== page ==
by Philip Greenspun; revised February 2008
This is a strange lens that will test your creativity as a photographer. Most people find it challenging to identify an interesting scene when it is right in front of them, at a familiar scale. Some people have developed the skill of finding interesting forms that are getting close to the size of a 35mm negative (see my macro photography primer). But few photographers have ever thought about hunting for interesting subjects that are a fraction of the size of a 35mm negative.
This lens from Canon, released late in 1999, is a hunting license. The world according to the MP-E 65 starts at 1X with a subject the same size as a 35mm frame (24x36mm). Subjects get smaller from there until their linear dimension is only one-fifth the size of a 35mm frame (at 5X, a 5x7mm subject will fill up the photograph).
There are a bunch of mechanical problems with using this lens:
You can solve the mechanical problems with extra thought or extra equipment. But you'll be left with a deeper aesthetic problem: when was the last time you saw something really really small whose form and color you wanted to record?
Anyway, I've had the lens for four months now and have only exposed one test roll of Fuji Provia 100F. For lighting I used my standard Canon 540EZ flash with a Stofen diffuser connected via an off-camera cord. I kept the setup on my kitchen table and hunted for household objects, then hollered for Domestic Senior Management to come and hold the flash while I squinted and moved the camera back and forth. Here are a few examples from that sample roll:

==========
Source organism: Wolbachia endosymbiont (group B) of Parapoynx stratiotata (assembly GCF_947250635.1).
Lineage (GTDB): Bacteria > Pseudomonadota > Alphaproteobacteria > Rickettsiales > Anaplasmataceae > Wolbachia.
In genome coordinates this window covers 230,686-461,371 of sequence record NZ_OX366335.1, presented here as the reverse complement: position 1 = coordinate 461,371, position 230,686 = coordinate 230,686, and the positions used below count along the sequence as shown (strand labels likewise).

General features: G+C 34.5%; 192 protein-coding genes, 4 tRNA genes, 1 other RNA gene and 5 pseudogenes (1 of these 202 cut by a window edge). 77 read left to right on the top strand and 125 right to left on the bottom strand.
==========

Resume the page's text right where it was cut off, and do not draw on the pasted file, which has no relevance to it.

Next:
Update for 2001 (Digital): This lens makes an interesting companion for the Canon D30 SLR. The four images below are (1) low-voltage living room light (3 seconds at f/11), auto white balance, (2) same light and exposure but tungsten white balance set explicitly, (3) 380EX off-camera flash, (4) 380EX off-camera flash plus reflector.
Digital is definitely the way to go with extreme macro photography. You get instant previews that tell you whether you have an exposure problem. If only 1 in 100 images turns out to be interesting, you've not wasted a fortune in film and processing.
The Canon MR-14EX Ring Lite
and MT-24EX Twin Lite are convenient companions for this the MP-E
65mm lens. The Ring light is especially helpful in illuminating
objects at high magnifications, where the working distance between
front element and subject is minimal. Here are a couple of examples
with the Ring Lite, with the lens mounted on a full-frame
|Alex (0.02X)||Alex (2X)|
|Construction:||10 elements in 8 groups, 1 UD element|
|Focus motor:||--none (manual)--|
|Focusing range:||1X to 5X magnification|